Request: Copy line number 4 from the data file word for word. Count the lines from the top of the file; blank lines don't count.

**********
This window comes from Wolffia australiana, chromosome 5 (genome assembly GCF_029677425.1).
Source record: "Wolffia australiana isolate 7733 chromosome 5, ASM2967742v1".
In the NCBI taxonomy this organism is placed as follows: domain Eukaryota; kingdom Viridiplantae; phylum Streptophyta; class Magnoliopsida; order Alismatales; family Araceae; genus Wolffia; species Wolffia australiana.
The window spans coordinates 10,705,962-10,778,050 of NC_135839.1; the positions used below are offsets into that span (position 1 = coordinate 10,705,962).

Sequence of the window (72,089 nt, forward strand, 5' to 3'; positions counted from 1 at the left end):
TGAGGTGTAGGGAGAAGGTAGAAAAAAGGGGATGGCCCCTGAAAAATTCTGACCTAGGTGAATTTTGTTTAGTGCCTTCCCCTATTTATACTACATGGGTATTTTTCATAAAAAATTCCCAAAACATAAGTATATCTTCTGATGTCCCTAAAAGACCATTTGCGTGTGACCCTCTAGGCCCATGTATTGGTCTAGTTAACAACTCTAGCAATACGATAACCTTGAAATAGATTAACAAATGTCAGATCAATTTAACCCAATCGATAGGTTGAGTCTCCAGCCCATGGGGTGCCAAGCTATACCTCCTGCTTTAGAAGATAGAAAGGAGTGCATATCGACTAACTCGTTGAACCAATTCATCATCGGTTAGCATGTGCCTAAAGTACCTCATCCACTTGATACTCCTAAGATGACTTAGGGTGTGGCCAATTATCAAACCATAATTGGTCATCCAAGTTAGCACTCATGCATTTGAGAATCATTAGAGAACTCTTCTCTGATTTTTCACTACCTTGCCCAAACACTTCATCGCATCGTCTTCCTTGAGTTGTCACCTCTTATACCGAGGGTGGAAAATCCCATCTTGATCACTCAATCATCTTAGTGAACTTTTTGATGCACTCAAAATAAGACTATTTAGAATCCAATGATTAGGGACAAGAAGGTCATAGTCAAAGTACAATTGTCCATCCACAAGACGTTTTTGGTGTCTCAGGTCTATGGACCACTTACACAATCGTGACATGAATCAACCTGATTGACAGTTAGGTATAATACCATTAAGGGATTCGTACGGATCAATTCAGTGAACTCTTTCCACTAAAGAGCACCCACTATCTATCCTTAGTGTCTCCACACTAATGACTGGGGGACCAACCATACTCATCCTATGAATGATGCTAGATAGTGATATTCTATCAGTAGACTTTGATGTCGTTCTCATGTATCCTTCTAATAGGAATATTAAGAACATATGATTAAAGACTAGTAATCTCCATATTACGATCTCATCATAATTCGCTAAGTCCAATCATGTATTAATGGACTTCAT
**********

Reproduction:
The window spans coordinates 10,705,962-10,778,050 of NC_135839.1; the positions used below are offsets into that span (position 1 = coordinate 10,705,962).